‘No business as usual’: Pro-Palestine protestors target busy NYC stores on ‘Super Saturday’ and demand BOYCOTT – as 142 MILLION Americans head out to snap up last minute bargains this holiday season

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Written By Maya Cantina
  • Pro-Palestine protestors descended on ‘Super Saturday’ shoppers in New York as they vow for ‘no business as usual during a genocide’  
  • Over 142 million shoppers are expected to do their final Christmas shopping on the last Saturday before the big day 
  • ‘Super Saturday’ is falling on December 23rd for the first time since 2017, and will see upwards of 16 million more shoppers than six years ago

New York shoppers had their last-minute Christmas shopping hampered by pro-Palestine protestors, who vowed there would be ‘no business as usual during a genocide.’ 

Upwards of 142 million customers are expected to join in the ‘Super Saturday’ shopping spree today across America, however those in the Empire State had more to contend with than just the crowds. 

Huge crowds were seen moving down Manhattan’s Fifth Avenue, with another protest also hitting the largest shopping mall on Long Island, chanting: ‘The people are united.’ 

Large cut-outs of President Biden and Israeli President Benjamin Netanyahu covered in blood were led past Fifth Avenue stores, while the sidewalks were packed with families carrying Christmas gifts. 

Some of the activists appeared to be with groups ‘Mothers for Justice in Palestine’ and the Long Island chapter of the ‘Party for Socialism and Liberation’, which shared plans on Instagram this week to ‘denounce the corporations who profit off their ties with an apartheid state.’ 

The protestors said this week that the demonstration was intended to disrupt holiday shoppers, vowing that there would be ‘no business as usual during a genocide’ 

According to a purported press release for the demonstrations, the rally is intend on ‘urging holiday shoppers to engage in targeted boycotts this holiday season.’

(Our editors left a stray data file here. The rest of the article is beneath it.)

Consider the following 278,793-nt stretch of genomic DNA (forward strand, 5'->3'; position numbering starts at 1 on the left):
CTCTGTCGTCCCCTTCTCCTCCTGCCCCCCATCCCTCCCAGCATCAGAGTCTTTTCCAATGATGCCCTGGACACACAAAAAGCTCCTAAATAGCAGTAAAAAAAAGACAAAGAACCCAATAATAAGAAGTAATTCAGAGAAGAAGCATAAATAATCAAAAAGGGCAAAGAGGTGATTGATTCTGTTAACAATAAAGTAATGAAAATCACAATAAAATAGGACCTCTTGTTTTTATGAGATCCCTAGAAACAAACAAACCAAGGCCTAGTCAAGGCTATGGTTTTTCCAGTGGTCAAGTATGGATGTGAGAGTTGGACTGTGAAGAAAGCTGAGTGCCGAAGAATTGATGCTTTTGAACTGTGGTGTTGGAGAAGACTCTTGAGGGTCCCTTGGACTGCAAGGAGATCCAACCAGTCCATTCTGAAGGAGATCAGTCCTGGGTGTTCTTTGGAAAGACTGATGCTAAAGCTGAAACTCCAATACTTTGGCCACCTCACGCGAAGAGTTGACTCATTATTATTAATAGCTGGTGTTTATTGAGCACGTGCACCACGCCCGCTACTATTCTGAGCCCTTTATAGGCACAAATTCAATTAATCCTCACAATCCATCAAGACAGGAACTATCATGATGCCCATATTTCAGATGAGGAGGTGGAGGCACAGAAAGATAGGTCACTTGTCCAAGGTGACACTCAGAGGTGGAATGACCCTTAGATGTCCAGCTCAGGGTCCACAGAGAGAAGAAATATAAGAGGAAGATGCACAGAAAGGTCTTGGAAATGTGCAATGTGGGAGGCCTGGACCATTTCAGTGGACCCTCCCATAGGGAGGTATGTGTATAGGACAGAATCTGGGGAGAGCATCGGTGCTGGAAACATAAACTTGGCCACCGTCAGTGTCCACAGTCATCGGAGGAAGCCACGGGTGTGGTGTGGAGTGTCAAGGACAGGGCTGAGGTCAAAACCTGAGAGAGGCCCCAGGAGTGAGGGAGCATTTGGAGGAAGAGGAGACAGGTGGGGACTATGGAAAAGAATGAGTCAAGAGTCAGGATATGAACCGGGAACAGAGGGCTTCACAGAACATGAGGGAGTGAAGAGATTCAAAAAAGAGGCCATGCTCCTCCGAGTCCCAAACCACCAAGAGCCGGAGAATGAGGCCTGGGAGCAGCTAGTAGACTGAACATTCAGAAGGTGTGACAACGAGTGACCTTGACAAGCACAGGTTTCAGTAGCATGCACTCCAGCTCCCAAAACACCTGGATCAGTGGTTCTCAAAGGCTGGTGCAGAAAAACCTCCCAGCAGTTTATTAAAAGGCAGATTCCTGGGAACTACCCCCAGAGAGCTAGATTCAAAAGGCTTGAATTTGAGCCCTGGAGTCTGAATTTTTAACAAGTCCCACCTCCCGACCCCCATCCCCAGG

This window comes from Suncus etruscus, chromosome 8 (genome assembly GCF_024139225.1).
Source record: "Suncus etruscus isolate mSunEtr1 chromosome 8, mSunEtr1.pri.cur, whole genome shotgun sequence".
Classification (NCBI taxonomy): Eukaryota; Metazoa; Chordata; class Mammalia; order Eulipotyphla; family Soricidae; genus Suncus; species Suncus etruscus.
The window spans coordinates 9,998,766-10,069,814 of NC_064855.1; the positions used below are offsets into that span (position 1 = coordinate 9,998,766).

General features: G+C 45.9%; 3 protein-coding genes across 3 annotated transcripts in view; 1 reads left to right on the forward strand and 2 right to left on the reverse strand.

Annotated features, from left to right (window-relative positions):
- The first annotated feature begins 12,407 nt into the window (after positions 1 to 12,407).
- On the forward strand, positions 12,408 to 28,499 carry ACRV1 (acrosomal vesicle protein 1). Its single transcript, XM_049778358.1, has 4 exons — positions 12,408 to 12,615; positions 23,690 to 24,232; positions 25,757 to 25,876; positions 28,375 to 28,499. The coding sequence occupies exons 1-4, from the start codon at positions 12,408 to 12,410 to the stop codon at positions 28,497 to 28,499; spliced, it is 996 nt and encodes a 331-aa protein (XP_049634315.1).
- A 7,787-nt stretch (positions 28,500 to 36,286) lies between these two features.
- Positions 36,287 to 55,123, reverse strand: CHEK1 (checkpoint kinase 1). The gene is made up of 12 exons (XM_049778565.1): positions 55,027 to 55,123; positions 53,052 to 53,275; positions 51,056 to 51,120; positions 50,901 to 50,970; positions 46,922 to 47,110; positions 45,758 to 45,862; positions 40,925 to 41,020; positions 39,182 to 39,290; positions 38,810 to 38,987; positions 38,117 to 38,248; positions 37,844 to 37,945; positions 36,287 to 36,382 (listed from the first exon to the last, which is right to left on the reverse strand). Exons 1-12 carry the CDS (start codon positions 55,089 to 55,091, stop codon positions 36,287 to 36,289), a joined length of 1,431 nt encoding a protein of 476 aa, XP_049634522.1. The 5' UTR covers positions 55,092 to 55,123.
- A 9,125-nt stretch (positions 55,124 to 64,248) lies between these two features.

Crowds of people were seen packing the shopping centers and unfurling large banners naming organizations seen as collaborating with Israel. 

The protestors decided to launch their demonstrations on what experts believe will be the second busiest shopping day of the year,  

Shoppers in other parts of America have been getting into the Christmas spirit as businesses are expecting over 142 million customers to step out as they frantically search for a last-minute gift on ‘Super Saturday.’ 

While the last Saturday before Christmas is typically packed, this year’s bargain hunters can expect it to be even bigger as ‘Super Saturday’ also falls on the 23rd of December for the first time since 2017. 

Despite a struggling through a year of sky-high inflation, 16 million more Americans are estimated to shop for Christmas gifts today than the last time it fell on ‘Christmas Eve Eve’ six years ago, according to the National Retail Federation. 

Pro-Palestine activists march as they participate in a Global Strike for Gaza on December 18, 2023 in New York City

Pro-Palestine activists march as they participate in a Global Strike for Gaza on December 18, 2023 in New York City

Over 142 million shoppers are expected to shop on 'Super Saturday' - otherwise known as 'Panic Saturday' - to find their last-minute gifts before Christmas

Over 142 million shoppers are expected to shop on ‘Super Saturday’ – otherwise known as ‘Panic Saturday’ – to find their last-minute gifts before Christmas 

The last Saturday before Christmas has not fallen on the 23rd of December since 2017, which this year's jam-packed day out estimated to have 16 million more shoppers than six years ago

The last Saturday before Christmas has not fallen on the 23rd of December since 2017, which this year’s jam-packed day out estimated to have 16 million more shoppers than six years ago

Because Super Saturday – otherwise known as ‘Panic Saturday’ – falls so close to Christmas this year, many consumers are planning to buy their last-minute gifts in person rather than online.